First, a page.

The student news site of Greater Latrobe High School

The High Post

The student news site of Greater Latrobe High School

The High Post

The student news site of Greater Latrobe High School

The High Post

Editor Blog – My “Snow Hat”

The “magical” snow hat that I have worn the whole month of December even with the warm temperatures; I know it will eventually lead to great snowfalls in our region this winter.

I am always inspired by a yearly tradition of picking out the family Christmas tree, this year it occurred on Sunday, December 4, 2011.

I prepare to get ready for my family’s yearly trek to the Ridilla Christmas Tree Farm. Despite the scene of the sun shining across the green-turned-brown yard out of my window, I dress as usual for the tree farm – three layers of long sleeve shirts, a pair of jeans, and of course, my winter coat and hat.

As I carefully place my hat over my head and head outside through the door, I realize the temperature is in the fifties, not the teens and it is sunny, not snowing. I question the weather, but assure myself that by the time we get to the farm, the snow will be falling down, creating that familiar, traditional holiday scene of snow billowing down from the grey clouds full of snow and gingerly covering each piece of the pine trees that are lined up for miles, like a detailed artist.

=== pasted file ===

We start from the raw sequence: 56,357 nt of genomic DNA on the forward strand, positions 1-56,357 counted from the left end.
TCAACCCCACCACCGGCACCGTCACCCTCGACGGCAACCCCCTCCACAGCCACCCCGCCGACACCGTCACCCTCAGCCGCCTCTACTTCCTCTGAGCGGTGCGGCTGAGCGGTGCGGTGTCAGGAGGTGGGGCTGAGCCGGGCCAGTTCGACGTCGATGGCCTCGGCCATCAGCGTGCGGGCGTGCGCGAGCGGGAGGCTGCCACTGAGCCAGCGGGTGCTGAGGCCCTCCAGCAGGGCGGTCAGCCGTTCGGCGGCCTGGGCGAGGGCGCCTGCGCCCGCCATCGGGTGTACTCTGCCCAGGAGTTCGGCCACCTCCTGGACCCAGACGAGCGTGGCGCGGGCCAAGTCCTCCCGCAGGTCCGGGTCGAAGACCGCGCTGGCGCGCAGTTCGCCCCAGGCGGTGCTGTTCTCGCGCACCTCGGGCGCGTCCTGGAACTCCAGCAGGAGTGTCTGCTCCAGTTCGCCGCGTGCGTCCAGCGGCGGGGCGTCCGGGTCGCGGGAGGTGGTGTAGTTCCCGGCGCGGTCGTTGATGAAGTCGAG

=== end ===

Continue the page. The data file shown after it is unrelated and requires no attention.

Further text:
Traveling, I realize its getting a bit hot with the extra insulation around my body and head and open up the window for a surprisingly warm breeze. Sweat descends across my forehead and down my cheeks, but I still hold out for the snowflakes!

My entire family arrives at the farm, in a parade, car after car, totaling nine. I open the car door, expecting that brisk wind to swoosh past my cheeks, but to my dismay, just a small breeze of warmth brushes past. I note the warm air, sun shining, and pines clear of snow.

The “magical” snow hat that I have worn the whole month of December even with the warm temperatures; I know it will eventually lead to great snowfalls in our region this winter.

Being optimistic, although it was fifty degrees and my head was drenched, I decided I would continue to wear my winter wear in hopes that flakes would soon begin to fall. I witnessed some odd looks and questions concerning my hat from my family, but I knew that if continued to wear it, a snowflake may just grace my presence before we found the perfect tree. We spent hours walking up and down the rows and rows of trees, comparing heights, fullness, and needle type until we found that one perfect, “2011 Singer Family Christmas Tree,” all without one flake falling.

I was further in panic; our Christmas tree had been chosen, chopped down and tied to the top of the car and I still was not in the holiday spirit, still lacking something, a integral piece to the holiday season: snow.

With the beginning of December here, I continue to ask myself, “Where is the snow?” Sure, we had a bit at the end of October that got everyone excited yet it melted before the day was over. Really, we have only seen a trace of snow since.